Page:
Enterprises need to go far beyond the focus on inherent and residual risks that’s typical of a heat map and incorporate more dimensions, including assets, threats, vulnerabilities and controls. They want to look at risk relationships and mitigation tracking, with an approach to risk analysis that enables a quantitative assessment of all risks to all parts of the enterprise.

Although risk management information systems (RMIS), enterprise risk management (ERM), business continuity planning and crisis response are all specialized areas in their own right, the lines between them are starting to blur as the realization dawns that these management areas are all fundamental to an enterprise’s ability to survive and thrive.

A spreadsheet-driven approach is simply no longer up to the increasingly complex risk analysis job—and can even become a risk in itself. As Chris Duncan puts it, it’s like being armed with only a rock in the middle of a gunfight: you soon realize you need a lot more firepower.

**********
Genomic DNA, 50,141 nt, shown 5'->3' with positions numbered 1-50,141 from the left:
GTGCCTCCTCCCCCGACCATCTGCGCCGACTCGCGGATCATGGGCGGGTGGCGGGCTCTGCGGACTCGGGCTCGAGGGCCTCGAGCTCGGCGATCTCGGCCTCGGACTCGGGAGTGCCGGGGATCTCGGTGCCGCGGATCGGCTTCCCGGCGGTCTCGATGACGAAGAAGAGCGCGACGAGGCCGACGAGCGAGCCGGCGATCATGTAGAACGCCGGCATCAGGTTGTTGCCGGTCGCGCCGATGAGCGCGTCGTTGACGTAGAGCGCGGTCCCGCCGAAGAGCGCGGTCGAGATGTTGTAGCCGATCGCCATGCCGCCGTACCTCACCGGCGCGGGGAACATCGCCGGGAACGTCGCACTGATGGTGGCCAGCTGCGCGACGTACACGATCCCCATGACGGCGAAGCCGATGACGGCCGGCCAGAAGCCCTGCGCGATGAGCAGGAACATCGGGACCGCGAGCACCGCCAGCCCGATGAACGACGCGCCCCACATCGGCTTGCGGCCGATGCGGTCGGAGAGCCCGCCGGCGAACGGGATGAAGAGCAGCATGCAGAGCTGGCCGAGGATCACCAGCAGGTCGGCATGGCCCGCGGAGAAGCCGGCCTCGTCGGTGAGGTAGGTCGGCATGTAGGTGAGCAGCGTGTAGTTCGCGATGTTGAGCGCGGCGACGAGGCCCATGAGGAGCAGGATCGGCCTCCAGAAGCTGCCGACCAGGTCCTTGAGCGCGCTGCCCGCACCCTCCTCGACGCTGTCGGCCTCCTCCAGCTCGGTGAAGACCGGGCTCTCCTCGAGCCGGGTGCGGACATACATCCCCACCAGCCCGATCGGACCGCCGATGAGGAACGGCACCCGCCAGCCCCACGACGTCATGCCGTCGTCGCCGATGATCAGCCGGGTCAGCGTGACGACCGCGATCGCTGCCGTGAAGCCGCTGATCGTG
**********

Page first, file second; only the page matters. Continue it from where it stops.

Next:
So what’s the answer?

Heat maps can’t give you a rounded view of risks. Good risk management involves taking external and internal perspectives and modeling risk in relational diagrams, decision trees, heat maps, or even quantitative models involving at-risk simulations. So heat maps are one view but they’re not THE view.

Think about the difference between the Google Maps ‘Map View’, ‘Satellite View’ and ‘Street View’. It’s Street View that will give you the most comprehensive view of the location you’re searching for, letting you pan around to see not only the building you’re looking for but also the environment you’ll be entering.